Ultimately ‘The Bird in the Bamboo Cage’ is a wonderful story of resilience and triumph over adversity – a perfect read for these times.
The debut novel from Galway poet Elaine Feeney has had a buzz about it for a long time now (I first read it in February). Covid got in the way, but finally now you get a chance to enjoy it as much as I did.
Sinead is a young property developer with a secret she’s keeping from everyone, even those closest to her. She ends up in a hospital ward and from there, her story unfolds slowly revealing how she deals with what’s happening to her as she finds out more about the stories of her fellow patients.
What could be constricting and stifling (a lot of the novel takes place in one room!) instead ends up exploring Irish family dynamics, institutional abuse, and the Ireland of 2020.
It’s beautifully written too, and you can see there’s a poet’s eye at work here. ‘As You Were’ is destined to be one of the Irish debut books of the year.
In March 2017, Niamh Fitzpatrick’s life was changed forever. Her beloved sister Dara was killed in the Irish Coast Guard Rescue 116 helicopter crash. It was a tragedy that shook a nation as we all prayed for the bodies of the four victims to be found.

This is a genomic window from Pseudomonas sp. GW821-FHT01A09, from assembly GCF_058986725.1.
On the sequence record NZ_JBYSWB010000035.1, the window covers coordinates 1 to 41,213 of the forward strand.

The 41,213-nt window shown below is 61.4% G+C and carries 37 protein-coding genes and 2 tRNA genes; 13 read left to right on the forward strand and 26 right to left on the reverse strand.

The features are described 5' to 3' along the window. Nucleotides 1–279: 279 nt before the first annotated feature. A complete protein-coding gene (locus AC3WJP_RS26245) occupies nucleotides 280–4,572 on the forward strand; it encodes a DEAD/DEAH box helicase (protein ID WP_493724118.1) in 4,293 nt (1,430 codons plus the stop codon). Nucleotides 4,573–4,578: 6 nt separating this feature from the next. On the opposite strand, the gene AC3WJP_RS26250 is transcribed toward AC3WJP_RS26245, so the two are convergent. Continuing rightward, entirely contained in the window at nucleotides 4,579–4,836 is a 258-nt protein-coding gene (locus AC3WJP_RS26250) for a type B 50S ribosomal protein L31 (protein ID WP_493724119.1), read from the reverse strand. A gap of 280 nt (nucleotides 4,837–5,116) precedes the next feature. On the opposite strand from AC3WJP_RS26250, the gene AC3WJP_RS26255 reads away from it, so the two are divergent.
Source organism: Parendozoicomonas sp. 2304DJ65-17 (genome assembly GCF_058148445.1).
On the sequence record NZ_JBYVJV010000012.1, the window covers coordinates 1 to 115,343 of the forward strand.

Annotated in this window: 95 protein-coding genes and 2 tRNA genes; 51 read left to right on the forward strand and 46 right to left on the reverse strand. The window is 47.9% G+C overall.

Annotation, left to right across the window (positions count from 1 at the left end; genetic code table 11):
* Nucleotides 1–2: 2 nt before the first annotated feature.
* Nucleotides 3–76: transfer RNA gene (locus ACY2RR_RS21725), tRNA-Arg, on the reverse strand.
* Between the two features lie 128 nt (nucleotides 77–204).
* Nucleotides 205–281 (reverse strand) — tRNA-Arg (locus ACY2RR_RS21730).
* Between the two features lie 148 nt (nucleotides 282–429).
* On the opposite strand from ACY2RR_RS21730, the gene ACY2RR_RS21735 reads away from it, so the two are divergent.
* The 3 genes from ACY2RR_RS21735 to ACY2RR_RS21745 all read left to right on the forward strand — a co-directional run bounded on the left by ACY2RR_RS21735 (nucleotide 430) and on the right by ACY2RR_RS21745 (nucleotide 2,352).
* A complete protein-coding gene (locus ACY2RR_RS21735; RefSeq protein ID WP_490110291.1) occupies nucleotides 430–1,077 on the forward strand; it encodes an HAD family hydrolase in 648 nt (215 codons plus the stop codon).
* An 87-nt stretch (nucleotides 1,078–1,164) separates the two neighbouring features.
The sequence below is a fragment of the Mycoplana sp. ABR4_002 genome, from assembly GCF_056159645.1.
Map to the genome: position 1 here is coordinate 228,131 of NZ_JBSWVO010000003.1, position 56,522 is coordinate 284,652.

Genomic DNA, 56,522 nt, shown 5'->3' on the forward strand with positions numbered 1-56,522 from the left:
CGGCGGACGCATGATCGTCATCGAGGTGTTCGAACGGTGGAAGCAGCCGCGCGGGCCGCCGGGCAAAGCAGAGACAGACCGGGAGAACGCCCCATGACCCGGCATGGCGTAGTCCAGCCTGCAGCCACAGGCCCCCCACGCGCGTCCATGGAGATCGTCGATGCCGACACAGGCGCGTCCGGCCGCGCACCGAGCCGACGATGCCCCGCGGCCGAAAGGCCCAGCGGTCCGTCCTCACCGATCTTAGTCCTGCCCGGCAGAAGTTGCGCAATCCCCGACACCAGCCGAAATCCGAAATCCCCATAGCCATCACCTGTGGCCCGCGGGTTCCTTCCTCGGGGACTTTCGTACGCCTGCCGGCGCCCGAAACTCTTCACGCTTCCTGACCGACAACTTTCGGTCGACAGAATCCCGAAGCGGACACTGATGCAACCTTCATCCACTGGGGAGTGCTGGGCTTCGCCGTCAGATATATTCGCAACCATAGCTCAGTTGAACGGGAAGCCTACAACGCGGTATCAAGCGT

But not only was Niamh struggling with her sister’s sudden and shocking death, she was also grieving the break-up of her marriage and the realisation that she would never have children of her own.
Niamh is a psychologist and in this beautiful memoir, she walks us through the different forms that grief takes, depending on what you are grieving. She analyses the grief of giving up the hope of being a mother, the grief of a marriage break up and the grief of a sudden death in the family.
I stayed up until 3am to ‘Tell Me the Truth About Loss’. I cried a lot, and also learnt a lot.
This is a book about grief - deep, raw, rip-your-heart-out grief. Niamh’s observations, study and insight into the act of grieving are both astonishing and very enlightening. But ultimately this is a tender love story from one sister to another, as Niamh tries to find a way to honour her beloved sister’s memory.